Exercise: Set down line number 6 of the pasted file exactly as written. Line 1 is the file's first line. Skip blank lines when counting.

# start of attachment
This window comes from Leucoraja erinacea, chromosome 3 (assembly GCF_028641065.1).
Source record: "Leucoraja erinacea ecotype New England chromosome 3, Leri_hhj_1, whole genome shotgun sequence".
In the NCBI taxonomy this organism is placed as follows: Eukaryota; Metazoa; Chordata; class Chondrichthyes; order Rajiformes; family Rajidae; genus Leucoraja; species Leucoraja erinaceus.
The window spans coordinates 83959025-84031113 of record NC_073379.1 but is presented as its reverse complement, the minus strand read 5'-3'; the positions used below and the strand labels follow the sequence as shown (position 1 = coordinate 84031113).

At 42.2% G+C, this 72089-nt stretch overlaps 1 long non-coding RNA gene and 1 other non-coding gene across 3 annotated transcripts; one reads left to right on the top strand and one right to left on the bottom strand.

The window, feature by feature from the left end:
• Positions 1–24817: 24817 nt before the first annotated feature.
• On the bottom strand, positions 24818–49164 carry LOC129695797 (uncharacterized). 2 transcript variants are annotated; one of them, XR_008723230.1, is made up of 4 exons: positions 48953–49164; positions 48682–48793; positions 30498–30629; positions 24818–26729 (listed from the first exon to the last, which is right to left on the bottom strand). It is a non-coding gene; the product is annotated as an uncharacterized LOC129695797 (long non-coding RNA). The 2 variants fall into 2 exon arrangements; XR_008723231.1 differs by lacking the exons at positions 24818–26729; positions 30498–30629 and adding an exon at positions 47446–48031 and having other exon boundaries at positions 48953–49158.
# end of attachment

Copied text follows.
The window, feature by feature from the left end: